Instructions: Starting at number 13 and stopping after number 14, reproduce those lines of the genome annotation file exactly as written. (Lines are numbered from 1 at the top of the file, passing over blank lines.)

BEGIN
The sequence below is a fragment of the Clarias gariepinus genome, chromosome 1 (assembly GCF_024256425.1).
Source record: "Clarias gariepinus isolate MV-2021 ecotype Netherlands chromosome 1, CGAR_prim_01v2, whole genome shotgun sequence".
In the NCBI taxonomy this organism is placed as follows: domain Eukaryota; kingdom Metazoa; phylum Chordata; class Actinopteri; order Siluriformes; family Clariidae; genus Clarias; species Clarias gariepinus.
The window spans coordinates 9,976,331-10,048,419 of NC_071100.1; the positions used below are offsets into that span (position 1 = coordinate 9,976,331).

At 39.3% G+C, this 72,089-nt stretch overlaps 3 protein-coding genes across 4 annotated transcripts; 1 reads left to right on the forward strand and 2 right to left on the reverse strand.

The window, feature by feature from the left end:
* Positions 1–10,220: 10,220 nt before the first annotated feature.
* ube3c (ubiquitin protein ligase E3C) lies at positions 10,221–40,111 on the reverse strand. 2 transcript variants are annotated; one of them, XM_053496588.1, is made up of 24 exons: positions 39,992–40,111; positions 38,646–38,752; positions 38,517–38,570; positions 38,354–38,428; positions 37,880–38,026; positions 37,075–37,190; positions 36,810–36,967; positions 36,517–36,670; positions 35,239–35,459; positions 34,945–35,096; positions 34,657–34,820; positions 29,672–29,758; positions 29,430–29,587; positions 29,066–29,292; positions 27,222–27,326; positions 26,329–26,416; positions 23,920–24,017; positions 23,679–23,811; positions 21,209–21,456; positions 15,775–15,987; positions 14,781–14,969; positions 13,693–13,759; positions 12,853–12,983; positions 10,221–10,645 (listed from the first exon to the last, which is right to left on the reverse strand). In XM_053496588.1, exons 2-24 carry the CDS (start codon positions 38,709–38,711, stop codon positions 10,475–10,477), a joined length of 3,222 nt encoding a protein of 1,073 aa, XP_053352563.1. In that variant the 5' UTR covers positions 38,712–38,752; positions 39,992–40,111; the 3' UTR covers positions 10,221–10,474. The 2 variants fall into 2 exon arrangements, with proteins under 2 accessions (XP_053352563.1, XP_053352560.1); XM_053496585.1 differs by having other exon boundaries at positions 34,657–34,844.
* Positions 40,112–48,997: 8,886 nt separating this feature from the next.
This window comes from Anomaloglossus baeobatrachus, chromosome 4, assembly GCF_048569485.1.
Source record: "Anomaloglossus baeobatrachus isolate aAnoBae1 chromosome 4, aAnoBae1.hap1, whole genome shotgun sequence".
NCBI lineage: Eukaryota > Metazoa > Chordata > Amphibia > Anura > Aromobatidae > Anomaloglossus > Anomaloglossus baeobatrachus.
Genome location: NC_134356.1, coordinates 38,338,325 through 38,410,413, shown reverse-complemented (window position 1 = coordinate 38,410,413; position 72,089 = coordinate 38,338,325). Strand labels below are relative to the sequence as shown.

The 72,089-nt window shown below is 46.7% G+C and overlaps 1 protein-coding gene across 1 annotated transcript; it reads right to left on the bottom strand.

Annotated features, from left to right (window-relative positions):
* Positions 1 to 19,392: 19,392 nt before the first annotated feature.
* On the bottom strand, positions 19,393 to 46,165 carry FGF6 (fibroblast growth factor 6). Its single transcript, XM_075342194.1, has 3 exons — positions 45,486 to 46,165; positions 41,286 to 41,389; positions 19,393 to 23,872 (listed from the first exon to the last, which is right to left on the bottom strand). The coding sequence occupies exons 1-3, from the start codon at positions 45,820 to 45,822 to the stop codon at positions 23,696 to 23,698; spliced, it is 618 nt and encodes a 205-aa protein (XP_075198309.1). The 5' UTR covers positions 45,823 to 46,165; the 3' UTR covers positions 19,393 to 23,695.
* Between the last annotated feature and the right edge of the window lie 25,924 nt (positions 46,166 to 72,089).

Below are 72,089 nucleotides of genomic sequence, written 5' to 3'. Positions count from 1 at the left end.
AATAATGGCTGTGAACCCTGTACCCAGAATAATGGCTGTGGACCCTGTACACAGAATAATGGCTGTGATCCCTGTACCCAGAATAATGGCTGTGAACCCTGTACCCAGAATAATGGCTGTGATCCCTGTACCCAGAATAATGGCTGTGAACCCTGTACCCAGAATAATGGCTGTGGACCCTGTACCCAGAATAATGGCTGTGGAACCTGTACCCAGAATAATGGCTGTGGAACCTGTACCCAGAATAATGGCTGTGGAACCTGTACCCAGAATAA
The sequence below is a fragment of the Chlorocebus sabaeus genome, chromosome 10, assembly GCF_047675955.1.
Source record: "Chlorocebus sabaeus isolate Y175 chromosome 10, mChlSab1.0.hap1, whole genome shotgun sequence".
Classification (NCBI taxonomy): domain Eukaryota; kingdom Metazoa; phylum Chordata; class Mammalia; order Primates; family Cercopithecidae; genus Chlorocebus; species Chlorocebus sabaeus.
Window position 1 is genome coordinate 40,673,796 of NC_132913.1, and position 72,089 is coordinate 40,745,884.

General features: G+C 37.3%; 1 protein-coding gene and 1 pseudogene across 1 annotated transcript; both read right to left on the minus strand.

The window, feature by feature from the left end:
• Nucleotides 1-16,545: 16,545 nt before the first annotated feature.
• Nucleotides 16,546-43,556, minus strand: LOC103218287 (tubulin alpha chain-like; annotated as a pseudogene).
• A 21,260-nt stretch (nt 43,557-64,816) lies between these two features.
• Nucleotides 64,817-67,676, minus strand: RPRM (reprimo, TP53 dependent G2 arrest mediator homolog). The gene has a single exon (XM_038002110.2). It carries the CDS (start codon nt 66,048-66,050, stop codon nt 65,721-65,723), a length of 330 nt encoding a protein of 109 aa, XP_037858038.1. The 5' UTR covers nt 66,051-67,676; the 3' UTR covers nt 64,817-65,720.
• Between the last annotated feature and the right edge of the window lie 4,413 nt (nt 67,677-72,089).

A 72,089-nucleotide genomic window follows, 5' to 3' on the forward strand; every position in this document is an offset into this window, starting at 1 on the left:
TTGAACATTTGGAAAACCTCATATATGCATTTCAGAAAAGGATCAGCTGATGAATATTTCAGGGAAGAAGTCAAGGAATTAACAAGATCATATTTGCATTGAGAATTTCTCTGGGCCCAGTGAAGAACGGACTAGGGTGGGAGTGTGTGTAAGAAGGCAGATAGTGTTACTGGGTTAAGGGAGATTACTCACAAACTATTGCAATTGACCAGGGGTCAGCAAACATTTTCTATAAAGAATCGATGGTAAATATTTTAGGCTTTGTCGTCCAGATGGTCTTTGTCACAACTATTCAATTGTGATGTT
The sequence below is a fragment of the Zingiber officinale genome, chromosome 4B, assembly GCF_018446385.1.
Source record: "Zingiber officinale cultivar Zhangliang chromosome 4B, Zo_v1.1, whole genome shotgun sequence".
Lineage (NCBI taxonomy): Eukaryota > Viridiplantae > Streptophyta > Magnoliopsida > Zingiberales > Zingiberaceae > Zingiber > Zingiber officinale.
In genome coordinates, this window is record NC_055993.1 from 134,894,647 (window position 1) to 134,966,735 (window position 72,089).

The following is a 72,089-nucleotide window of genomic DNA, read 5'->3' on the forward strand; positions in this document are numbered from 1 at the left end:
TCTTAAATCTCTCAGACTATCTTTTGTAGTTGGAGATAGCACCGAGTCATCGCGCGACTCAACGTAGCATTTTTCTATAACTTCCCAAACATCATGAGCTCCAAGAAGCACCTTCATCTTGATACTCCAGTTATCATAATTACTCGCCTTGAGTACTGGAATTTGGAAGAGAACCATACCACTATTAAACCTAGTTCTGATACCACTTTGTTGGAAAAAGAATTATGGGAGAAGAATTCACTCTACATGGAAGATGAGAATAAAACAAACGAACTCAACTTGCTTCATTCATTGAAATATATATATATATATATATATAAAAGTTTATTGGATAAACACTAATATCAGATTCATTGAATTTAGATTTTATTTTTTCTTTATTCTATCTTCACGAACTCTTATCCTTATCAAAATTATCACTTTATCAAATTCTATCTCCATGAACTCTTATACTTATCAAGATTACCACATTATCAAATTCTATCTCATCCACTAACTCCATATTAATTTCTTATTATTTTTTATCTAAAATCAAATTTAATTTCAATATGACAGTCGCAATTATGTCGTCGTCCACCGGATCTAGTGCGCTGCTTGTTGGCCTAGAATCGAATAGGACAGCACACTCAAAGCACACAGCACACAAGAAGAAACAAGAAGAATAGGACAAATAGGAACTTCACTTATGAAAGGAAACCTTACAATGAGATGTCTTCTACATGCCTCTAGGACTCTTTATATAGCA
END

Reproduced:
Genome location: NC_134356.1, coordinates 38,338,325 through 38,410,413, shown reverse-complemented (window position 1 = coordinate 38,410,413; position 72,089 = coordinate 38,338,325). Strand labels below are relative to the sequence as shown.

The 72,089-nt window shown below is 46.7% G+C and overlaps 1 protein-coding gene across 1 annotated transcript; it reads right to left on the bottom strand.